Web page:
Nebraskans would have five fewer days to walk into an election office and cast early ballots under a bill advanced Thursday by the Legislature. But Legislative Bill 271 aims to make it possible for everyone, both visually impaired and not, to vote at that time. State Sen. Scott Lautenbaugh of Omaha, who introduced the bill, said it should bring Nebraska into compliance with a federal law about voting access for disabled people. “This is not meant to keep anyone from voting,” he said. “This is meant to address a complaint of alleged discrimination.”
Last fall, Nebraska was found in violation of the Help America Vote Act requirement that every polling place have equipment to assist visually impaired people to cast secret ballots.
Fatos Floyd of Lincoln filed a complaint after being told she could not cast an early secret ballot because the equipment had not been programmed yet.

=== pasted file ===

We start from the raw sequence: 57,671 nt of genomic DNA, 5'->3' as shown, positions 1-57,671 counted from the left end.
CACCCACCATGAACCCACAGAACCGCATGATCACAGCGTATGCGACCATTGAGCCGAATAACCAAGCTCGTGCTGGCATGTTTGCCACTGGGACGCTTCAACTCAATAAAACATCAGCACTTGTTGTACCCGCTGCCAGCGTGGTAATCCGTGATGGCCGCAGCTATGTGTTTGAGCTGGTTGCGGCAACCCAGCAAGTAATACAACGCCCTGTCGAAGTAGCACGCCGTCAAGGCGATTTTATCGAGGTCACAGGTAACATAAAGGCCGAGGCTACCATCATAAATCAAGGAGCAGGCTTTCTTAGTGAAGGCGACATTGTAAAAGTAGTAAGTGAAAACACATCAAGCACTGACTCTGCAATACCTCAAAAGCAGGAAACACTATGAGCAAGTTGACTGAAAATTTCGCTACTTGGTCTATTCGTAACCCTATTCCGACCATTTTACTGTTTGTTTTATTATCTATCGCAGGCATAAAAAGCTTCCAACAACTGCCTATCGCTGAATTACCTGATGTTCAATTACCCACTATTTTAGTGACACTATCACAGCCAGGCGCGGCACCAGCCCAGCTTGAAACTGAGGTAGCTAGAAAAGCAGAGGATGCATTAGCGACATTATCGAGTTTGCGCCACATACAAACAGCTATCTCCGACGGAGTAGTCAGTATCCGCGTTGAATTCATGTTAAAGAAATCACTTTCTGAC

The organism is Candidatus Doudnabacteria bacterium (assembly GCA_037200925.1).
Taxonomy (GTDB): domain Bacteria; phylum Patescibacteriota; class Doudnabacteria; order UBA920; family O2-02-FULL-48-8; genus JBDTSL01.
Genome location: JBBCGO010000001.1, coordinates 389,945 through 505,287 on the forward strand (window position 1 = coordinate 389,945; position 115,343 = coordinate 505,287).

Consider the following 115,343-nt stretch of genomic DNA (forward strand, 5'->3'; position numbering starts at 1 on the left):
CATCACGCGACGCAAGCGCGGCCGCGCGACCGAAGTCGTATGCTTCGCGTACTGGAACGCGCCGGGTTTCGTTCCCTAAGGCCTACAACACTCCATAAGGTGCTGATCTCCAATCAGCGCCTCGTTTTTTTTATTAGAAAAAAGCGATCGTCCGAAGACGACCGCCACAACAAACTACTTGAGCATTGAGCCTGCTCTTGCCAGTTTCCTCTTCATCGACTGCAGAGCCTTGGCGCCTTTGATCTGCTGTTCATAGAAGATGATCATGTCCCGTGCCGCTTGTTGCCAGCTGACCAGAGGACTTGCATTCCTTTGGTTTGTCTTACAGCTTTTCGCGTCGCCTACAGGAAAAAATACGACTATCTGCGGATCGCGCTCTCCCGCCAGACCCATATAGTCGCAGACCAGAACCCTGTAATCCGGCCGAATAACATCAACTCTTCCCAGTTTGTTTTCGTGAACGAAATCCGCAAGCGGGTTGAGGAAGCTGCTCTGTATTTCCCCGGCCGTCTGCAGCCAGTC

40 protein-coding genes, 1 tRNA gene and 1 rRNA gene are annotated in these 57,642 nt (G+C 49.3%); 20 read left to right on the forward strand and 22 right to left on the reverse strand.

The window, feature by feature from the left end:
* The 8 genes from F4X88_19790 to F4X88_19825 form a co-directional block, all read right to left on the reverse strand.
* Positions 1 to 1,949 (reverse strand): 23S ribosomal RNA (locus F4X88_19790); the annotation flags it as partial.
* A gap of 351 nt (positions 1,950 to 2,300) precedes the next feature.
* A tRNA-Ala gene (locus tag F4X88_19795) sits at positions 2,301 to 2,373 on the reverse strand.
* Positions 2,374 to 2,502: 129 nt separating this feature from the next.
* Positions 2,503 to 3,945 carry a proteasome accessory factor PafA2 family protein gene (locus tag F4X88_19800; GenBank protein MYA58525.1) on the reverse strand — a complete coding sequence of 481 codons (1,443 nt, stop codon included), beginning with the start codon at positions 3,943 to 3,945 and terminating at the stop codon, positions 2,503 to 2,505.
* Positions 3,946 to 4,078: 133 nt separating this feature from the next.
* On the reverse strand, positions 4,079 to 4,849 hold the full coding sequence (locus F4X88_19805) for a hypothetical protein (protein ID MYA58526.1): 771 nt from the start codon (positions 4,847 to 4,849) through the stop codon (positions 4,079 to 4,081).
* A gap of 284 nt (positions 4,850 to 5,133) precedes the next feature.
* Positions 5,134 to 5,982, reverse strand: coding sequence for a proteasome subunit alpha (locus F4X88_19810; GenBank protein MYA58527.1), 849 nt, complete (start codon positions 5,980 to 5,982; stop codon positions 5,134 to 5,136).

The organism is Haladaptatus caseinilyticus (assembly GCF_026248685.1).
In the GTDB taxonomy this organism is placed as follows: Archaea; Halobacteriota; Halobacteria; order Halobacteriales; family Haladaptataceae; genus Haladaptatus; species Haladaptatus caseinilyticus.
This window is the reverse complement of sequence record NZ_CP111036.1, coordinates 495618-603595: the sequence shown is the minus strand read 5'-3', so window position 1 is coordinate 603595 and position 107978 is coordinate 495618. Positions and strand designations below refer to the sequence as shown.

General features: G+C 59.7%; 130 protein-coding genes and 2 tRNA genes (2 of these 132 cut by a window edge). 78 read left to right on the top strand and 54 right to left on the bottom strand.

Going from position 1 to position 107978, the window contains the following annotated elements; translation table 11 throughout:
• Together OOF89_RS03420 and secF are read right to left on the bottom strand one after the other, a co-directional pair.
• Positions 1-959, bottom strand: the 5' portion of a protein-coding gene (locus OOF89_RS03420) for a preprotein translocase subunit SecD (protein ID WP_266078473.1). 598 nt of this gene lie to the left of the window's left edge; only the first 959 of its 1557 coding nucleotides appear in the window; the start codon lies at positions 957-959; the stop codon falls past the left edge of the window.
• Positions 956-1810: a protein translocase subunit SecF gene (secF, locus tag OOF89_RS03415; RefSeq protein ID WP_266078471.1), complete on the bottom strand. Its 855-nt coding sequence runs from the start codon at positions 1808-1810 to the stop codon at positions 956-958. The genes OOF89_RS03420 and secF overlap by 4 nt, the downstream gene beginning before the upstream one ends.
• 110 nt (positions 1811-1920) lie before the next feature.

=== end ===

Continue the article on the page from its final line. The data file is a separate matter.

While early voting started Oct. 1, Lancaster County election officials told her the equipment would not be ready for 10 days to two weeks.
Nebraska uses AutoMark machines, which can enlarge the type on ballots or read the choices to voters, who listen with headphones. Voters make their choices using buttons on the machines, which then print out a ballot that can be scanned with all other ballots.
Secretary of State John Gale, based on the recommendation of a hearing officer, sought to reduce the number of days for in-person early voting to 25, down from the current 35 days.